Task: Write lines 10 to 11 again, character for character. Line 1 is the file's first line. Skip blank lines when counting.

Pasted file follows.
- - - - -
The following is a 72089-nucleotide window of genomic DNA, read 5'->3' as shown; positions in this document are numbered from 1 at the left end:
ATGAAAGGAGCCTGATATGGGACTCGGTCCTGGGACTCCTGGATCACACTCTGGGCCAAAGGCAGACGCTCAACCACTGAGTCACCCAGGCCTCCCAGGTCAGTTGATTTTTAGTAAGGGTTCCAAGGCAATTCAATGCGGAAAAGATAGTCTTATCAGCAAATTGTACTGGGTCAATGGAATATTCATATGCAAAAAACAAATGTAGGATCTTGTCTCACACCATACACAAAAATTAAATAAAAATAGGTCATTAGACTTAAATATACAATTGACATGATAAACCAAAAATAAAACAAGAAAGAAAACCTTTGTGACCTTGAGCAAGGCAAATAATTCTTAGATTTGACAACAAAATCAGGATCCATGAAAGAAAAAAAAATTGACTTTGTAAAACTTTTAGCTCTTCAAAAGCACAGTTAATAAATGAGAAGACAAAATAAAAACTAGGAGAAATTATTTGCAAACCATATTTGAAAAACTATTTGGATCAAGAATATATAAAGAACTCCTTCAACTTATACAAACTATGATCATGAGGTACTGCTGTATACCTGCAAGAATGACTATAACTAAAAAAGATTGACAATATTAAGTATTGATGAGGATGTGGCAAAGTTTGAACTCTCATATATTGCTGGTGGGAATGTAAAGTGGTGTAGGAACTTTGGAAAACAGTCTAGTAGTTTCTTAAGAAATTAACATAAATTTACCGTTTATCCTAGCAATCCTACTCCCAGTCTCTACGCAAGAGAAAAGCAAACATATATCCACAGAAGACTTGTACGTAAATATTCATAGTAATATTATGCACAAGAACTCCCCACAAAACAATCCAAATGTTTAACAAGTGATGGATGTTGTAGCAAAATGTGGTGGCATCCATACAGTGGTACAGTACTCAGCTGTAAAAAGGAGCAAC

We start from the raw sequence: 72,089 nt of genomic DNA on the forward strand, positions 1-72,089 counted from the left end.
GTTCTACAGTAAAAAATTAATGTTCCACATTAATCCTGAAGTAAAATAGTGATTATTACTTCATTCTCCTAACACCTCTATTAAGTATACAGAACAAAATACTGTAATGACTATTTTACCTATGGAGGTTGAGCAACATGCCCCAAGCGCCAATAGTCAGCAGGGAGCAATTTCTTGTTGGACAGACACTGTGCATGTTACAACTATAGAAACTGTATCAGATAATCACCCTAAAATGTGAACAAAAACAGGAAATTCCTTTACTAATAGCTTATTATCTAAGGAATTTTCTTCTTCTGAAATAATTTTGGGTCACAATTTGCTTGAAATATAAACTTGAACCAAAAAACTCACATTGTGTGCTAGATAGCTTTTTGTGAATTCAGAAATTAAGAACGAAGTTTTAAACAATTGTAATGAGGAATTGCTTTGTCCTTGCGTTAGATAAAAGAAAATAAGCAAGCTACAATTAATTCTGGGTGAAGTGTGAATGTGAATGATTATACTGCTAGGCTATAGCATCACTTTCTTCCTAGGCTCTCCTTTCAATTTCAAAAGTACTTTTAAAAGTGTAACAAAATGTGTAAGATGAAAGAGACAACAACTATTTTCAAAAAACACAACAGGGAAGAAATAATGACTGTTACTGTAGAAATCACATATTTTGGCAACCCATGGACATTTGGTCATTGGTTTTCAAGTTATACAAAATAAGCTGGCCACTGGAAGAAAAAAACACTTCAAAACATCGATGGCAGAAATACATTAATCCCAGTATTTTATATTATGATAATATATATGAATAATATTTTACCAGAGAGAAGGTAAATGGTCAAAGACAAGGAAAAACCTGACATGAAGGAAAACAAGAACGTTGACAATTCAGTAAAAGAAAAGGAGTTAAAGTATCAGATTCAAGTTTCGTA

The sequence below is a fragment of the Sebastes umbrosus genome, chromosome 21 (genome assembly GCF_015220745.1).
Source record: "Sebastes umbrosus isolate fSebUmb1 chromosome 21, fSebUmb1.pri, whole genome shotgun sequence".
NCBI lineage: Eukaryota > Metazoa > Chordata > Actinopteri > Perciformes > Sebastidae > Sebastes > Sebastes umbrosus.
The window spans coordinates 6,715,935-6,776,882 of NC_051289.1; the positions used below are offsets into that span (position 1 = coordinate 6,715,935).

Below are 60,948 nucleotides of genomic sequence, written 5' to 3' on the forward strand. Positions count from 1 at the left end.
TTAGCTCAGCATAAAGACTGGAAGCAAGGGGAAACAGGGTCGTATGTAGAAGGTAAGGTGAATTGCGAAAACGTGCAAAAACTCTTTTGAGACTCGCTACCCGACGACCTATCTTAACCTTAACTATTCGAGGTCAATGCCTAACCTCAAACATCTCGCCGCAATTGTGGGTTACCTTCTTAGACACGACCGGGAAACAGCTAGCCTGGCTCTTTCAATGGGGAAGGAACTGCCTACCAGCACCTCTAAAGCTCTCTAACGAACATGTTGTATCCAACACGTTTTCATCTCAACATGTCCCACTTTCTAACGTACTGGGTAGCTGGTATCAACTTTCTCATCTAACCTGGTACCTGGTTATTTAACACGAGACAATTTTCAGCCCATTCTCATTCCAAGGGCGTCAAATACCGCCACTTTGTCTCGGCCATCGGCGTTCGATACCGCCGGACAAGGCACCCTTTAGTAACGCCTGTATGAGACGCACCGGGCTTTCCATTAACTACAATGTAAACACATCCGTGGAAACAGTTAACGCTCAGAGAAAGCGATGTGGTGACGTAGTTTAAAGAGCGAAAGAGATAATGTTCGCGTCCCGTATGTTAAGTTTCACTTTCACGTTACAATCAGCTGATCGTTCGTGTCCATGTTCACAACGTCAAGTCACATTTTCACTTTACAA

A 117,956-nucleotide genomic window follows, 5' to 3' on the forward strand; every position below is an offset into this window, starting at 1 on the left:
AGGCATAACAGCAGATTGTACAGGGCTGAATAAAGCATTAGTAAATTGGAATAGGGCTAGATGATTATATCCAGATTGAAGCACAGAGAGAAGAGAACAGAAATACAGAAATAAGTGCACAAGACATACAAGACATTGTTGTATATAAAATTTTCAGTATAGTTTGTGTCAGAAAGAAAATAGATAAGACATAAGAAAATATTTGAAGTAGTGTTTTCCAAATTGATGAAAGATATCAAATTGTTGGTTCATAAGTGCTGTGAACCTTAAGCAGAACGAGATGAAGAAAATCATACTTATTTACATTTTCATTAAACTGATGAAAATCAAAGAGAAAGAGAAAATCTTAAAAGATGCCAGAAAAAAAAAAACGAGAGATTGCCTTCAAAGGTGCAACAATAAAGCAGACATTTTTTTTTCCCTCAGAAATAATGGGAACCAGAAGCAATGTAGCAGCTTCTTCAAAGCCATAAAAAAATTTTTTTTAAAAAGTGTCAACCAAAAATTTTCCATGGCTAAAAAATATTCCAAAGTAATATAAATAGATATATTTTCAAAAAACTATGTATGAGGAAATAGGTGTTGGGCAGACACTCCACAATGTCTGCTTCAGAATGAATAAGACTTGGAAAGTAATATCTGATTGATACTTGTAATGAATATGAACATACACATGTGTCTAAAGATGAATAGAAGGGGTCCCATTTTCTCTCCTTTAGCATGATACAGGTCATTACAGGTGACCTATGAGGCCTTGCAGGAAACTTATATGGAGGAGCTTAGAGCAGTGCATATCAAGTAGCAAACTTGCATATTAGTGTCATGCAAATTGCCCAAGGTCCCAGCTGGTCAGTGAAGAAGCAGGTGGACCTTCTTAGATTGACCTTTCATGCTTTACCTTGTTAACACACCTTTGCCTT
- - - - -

TTAGCTCAGCATAAAGACTGGAAGCAAGGGGAAACAGGGTCGTATGTAGAAGGTAAGGTGAATTGCGAAAACGTGCAAAAACTCTTTTGAGACTCGCTACCCGACGACCTATCTTAACCTTAACTATTCGAGGTCAATGCCTAACCTCAAACATCTCGCCGCAATTGTGGGTTACCTTCTTAGACACGACCGGGAAACAGCTAGCCTGGCTCTTTCAATGGGGAAGGAACTGCCTACCAGCACCTCTAAAGCTCTCTAACGAACATGTTGTATCCAACACGTTTTCATCTCAACATGTCCCACTTTCTAACGTACTGGGTAGCTGGTATCAACTTTCTCATCTAACCTGGTACCTGGTTATTTAACACGAGACAATTTTCAGCCCATTCTCATTCCAAGGGCGTCAAATACCGCCACTTTGTCTCGGCCATCGGCGTTCGATACCGCCGGACAAGGCACCCTTTAGTAACGCCTGTATGAGACGCACCGGGCTTTCCATTAACTACAATGTAAACACATCCGTGGAAACAGTTAACGCTCAGAGAAAGCGATGTGGTGACGTAGTTTAAAGAGCGAAAGAGATAATGTTCGCGTCCCGTATGTTAAGTTTCACTTTCACGTTACAATCAGCTGATCGTTCGTGTCCATGTTCACAACGTCAAGTCACATTTTCACTTTACAA

A 117,956-nucleotide genomic window follows, 5' to 3' on the forward strand; every position below is an offset into this window, starting at 1 on the left: